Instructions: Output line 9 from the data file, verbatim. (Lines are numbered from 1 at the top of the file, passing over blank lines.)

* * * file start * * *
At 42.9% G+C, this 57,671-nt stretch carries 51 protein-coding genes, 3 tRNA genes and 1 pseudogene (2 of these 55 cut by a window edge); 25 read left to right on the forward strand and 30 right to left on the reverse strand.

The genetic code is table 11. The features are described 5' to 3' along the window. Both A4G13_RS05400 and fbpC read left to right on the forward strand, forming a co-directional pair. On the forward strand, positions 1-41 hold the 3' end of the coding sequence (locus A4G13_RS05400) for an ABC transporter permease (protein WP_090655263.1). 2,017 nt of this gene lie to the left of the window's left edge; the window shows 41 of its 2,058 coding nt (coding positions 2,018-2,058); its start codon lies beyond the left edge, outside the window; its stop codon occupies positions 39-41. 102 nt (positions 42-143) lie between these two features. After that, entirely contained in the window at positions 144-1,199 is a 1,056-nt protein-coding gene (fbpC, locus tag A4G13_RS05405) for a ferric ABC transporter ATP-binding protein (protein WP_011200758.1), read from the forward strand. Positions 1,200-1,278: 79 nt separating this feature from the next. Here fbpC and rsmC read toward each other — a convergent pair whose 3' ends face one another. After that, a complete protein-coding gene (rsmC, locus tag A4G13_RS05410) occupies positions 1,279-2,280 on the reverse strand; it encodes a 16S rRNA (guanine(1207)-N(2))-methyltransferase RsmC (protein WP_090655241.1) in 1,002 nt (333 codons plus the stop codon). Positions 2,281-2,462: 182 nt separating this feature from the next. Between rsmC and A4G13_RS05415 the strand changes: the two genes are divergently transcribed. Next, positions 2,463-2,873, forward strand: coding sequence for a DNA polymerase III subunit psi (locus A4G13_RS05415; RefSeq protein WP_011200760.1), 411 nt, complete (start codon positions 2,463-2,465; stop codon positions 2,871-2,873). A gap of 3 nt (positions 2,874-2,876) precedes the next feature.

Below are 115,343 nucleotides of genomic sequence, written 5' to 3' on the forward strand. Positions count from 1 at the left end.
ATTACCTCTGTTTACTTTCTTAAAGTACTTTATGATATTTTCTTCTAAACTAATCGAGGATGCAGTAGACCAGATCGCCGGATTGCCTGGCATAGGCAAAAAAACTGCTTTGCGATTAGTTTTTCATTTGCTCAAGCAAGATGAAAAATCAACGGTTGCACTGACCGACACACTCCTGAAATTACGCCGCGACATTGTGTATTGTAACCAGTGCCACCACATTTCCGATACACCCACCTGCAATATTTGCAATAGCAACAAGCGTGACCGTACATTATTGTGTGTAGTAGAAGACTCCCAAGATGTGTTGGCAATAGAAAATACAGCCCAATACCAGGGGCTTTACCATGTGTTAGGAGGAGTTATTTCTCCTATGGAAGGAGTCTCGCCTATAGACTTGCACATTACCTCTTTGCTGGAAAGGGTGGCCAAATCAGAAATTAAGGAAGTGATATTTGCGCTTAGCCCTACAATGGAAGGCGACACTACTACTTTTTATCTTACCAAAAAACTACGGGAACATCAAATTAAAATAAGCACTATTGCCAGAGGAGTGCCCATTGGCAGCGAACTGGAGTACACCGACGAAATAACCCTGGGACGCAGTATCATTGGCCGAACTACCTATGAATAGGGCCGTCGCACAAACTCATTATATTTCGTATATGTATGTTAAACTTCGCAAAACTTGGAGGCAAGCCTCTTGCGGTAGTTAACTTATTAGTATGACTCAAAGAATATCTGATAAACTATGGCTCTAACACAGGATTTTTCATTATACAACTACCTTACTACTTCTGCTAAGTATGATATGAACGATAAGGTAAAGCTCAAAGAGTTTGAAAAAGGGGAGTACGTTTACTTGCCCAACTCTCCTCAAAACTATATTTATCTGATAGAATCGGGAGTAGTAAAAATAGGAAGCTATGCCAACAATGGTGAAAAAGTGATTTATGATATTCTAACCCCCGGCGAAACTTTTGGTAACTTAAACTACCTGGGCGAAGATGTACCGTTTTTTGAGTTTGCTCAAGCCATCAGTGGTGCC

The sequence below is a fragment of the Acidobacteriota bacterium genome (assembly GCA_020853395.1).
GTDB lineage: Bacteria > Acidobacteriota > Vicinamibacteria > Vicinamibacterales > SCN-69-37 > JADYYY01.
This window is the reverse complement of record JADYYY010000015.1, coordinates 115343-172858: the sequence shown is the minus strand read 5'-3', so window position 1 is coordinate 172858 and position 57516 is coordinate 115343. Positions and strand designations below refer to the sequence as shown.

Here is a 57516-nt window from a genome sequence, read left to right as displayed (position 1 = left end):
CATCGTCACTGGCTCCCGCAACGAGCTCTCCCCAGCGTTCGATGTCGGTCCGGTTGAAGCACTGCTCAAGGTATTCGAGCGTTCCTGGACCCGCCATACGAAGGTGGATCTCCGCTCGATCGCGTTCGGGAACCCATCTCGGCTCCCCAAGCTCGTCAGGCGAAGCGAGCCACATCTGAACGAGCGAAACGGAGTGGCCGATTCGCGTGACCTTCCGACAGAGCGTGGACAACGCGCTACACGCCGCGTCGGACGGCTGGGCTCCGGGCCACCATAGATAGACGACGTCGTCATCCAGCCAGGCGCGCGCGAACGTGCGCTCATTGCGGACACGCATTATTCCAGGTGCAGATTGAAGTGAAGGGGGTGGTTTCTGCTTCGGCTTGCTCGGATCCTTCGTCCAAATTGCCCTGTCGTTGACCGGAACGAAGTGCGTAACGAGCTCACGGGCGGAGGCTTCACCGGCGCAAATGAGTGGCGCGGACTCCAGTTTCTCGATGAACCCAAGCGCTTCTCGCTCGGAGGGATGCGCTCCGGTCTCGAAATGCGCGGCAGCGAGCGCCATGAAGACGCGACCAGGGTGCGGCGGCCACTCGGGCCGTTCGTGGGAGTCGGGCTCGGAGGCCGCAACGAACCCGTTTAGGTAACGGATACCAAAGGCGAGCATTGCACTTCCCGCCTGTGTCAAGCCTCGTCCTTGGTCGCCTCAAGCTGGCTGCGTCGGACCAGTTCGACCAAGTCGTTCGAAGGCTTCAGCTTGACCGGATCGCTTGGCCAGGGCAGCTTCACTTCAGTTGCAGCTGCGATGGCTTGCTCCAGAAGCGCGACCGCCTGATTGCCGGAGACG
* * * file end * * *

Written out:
CATCGTCACTGGCTCCCGCAACGAGCTCTCCCCAGCGTTCGATGTCGGTCCGGTTGAAGCACTGCTCAAGGTATTCGAGCGTTCCTGGACCCGCCATACGAAGGTGGATCTCCGCTCGATCGCGTTCGGGAACCCATCTCGGCTCCCCAAGCTCGTCAGGCGAAGCGAGCCACATCTGAACGAGCGAAACGGAGTGGCCGATTCGCGTGACCTTCCGACAGAGCGTGGACAACGCGCTACACGCCGCGTCGGACGGCTGGGCTCCGGGCCACCATAGATAGACGACGTCGTCATCCAGCCAGGCGCGCGCGAACGTGCGCTCATTGCGGACACGCATTATTCCAGGTGCAGATTGAAGTGAAGGGGGTGGTTTCTGCTTCGGCTTGCTCGGATCCTTCGTCCAAATTGCCCTGTCGTTGACCGGAACGAAGTGCGTAACGAGCTCACGGGCGGAGGCTTCACCGGCGCAAATGAGTGGCGCGGACTCCAGTTTCTCGATGAACCCAAGCGCTTCTCGCTCGGAGGGATGCGCTCCGGTCTCGAAATGCGCGGCAGCGAGCGCCATGAAGACGCGACCAGGGTGCGGCGGCCACTCGGGCCGTTCGTGGGAGTCGGGCTCGGAGGCCGCAACGAACCCGTTTAGGTAACGGATACCAAAGGCGAGCATTGCACTTCCCGCCTGTGTCAAGCCTCGTCCTTGGTCGCCTCAAGCTGGCTGCGTCGGACCAGTTCGACCAAGTCGTTCGAAGGCTTCAGCTTGACCGGATCGCTTGGCCAGGGCAGCTTCACTTCAGTTGCAGCTGCGATGGCTTGCTCCAGAAGCGCGACCGCCTGATTGCCGGAGACG